Vice President of the Commission Andrus Ansip was in attendance for a discussion on the implications of the digital single market on the parcel delivery service sector. Other speakers included J. Scott Marcus, independent policy advisor and expert in electronic communications; Jean-Paul Forceville of La Poste; and Annegret Groebel of the German regulatory board for postal services.
Mr Ansip acknowledged the lack of digital single market at present, with postal delivery services identified as one of the obstacles exacerbating the disharmony between member states. He highlighted that in a small sample survey of consumers, only one third were able to overcome such boundaries as geo-blocking, payment issues and delivery problems and engage in a successful cross-border e-shopping experience. This data confirms what Ecommerce Europe finds in its surveys and studies: Parcel delivery is consistently in the top-three of most difficult barriers for merchants to overcome when selling cross-border.
Merchants pay up to 22 times more for cross-border delivery
Zeroing in on the specific problem of parcel delivery, Ansip shed light on the Commission’s aims with its forthcoming proposal at the end of May, which is to collect data in order to better understand the vast disparities in cross-border delivery rates between member states. The Netherlands was singled out as a high performer in cross-border delivery, with rates just 1.6 times higher than domestic delivery, in comparison to an EU average of 3.4 times. However, the worst performer according to Ansip, remaining nameless, offers rates 22 times higher than domestic delivery services. The Commission hopes, by collecting pricing data for 15 services across member states, to better understand how this phenomenon occurs: is it a case of market failure? ‘Transparency’ was the buzz word of the day and the Vice President echoed Scott Marcus’ calls for data collection – the provision of which, it is hoped, will shed light on the matter.
Answering fears that demands to publish all pricing arrangements with clients would serve to degrade market mechanisms rather than upgrade them, Ansip offered assurances that it was not the Commission’s intention to see all pricing agreements with all clients of all the postal services – private business is, and will remain, private.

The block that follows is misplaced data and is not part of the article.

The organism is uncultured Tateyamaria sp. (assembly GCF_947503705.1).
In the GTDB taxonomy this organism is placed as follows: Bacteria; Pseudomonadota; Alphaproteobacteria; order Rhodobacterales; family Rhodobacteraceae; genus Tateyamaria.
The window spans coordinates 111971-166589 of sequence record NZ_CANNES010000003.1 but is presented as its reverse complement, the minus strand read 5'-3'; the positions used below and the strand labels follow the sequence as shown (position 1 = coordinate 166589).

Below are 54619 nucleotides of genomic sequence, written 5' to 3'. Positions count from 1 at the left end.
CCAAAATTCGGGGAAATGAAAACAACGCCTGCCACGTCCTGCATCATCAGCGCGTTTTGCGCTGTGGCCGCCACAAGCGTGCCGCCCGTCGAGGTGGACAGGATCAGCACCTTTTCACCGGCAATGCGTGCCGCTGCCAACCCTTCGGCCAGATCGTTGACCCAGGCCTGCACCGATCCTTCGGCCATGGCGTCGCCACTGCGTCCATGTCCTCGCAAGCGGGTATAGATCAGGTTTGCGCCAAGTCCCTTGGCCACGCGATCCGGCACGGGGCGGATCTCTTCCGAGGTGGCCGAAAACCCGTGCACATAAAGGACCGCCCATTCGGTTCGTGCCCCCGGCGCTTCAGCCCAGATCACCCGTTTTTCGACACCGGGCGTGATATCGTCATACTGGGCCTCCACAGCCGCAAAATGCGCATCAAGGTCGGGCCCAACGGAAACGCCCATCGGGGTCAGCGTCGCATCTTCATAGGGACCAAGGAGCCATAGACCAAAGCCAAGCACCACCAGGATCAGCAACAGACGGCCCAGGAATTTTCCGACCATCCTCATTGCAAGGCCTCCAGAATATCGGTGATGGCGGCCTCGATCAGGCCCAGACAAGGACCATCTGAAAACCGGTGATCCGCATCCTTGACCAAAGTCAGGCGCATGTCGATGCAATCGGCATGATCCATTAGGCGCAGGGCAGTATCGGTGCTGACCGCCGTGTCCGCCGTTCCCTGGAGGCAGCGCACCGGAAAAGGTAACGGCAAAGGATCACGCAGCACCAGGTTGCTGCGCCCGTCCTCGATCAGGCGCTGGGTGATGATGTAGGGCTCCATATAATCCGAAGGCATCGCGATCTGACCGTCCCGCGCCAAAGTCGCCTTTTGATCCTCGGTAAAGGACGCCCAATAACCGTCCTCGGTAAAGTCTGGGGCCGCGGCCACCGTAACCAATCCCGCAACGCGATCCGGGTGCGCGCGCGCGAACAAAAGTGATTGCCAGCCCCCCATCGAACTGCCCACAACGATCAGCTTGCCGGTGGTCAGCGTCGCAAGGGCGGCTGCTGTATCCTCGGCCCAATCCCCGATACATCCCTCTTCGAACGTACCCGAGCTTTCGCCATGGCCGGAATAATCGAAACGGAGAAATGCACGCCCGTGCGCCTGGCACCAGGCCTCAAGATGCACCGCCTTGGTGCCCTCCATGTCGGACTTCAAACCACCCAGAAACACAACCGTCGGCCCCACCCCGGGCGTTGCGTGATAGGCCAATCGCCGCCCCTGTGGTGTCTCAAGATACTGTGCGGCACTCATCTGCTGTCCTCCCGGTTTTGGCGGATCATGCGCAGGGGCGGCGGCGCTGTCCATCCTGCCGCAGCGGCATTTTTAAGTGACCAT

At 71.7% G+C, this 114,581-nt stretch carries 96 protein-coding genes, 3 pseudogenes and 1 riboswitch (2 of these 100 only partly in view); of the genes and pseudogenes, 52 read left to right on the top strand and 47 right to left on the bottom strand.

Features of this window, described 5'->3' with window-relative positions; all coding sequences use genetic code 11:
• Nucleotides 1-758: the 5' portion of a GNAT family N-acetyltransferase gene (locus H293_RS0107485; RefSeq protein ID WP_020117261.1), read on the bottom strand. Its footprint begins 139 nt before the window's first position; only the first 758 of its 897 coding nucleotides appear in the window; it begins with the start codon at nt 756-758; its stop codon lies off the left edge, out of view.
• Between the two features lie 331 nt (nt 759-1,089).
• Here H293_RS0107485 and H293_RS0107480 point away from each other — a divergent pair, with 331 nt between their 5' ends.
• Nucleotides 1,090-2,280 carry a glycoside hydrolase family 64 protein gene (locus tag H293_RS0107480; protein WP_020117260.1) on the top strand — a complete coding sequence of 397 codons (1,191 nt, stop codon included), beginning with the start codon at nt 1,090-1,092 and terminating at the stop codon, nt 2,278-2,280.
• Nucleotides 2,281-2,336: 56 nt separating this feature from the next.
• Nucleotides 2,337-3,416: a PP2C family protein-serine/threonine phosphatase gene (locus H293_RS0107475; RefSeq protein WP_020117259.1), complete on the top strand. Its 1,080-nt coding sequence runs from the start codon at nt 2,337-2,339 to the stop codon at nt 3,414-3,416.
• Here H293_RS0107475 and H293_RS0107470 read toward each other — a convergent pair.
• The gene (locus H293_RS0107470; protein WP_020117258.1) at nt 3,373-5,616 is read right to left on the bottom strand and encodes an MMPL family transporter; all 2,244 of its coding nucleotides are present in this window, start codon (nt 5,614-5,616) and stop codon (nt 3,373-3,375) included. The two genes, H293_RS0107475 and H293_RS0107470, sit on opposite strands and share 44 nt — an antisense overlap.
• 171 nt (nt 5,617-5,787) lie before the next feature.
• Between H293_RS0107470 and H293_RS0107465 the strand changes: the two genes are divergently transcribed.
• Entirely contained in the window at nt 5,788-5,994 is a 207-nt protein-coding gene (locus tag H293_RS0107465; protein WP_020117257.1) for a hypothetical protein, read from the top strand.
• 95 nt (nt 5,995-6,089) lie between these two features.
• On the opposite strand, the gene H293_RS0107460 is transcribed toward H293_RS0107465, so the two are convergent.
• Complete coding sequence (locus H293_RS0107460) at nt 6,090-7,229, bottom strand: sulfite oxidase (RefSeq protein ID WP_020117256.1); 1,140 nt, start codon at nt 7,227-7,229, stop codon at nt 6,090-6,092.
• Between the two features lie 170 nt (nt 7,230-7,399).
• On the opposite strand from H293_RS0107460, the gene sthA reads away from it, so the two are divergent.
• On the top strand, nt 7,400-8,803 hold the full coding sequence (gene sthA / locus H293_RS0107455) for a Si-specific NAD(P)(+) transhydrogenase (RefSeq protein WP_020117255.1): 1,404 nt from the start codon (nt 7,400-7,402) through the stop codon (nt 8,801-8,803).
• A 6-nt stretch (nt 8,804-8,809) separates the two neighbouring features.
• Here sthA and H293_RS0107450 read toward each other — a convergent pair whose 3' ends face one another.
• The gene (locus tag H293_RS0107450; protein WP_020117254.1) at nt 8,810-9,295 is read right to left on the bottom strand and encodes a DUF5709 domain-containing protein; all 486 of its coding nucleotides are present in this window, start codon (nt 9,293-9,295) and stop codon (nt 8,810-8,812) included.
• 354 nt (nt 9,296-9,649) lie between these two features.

Are telecommunications and postal delivery comparable?
Scott Marcus drew comparisons between the telecommunications sector and the postal delivery sector – a sector in which large fees charged by native telecom companies to overseas service providers served to distort prices. Once the Commission had discovered this, it was able to combat the market failure with regulation. While little is known about the relationship between costs, wholesale prices and retail prices of cross-border delivery services, with the collection of data, more will be revealed. Jean-Paul Forceville, while also advocating transparency, rejected the comparison of the postal services sector to the telecoms sector, finding that the parallels between a labour-intensive sector and a capital-intensive sector were incompatible. For her part, Annegret Groebel echoed calls for greater transparency and data collection capacities to empower regulators to act. In spite of their differences, all three perspectives were agreed that price regulation was not to be welcomed in the sector.
Ecommerce Europe Manifesto for Better Parcel Delivery
Ecommerce Europe agrees that regulating prices as such is not the preferable approach in breaking open the cross-border parcel delivery market in Europe. Rather, the association calls for more visibility of available services to merchants as well as a more fundamental reform of the current postal and parcel market. Ecommerce Europe takes an active role in shaping this market by assuming Charimanship of several institutional committees regulating standardization. For more information on Ecommerce Europe’s work on parcel and postal services, please read the forthcoming Ecommerce Europe Manifesto for Better Parcel Delivery (available from 12 May onwards) here: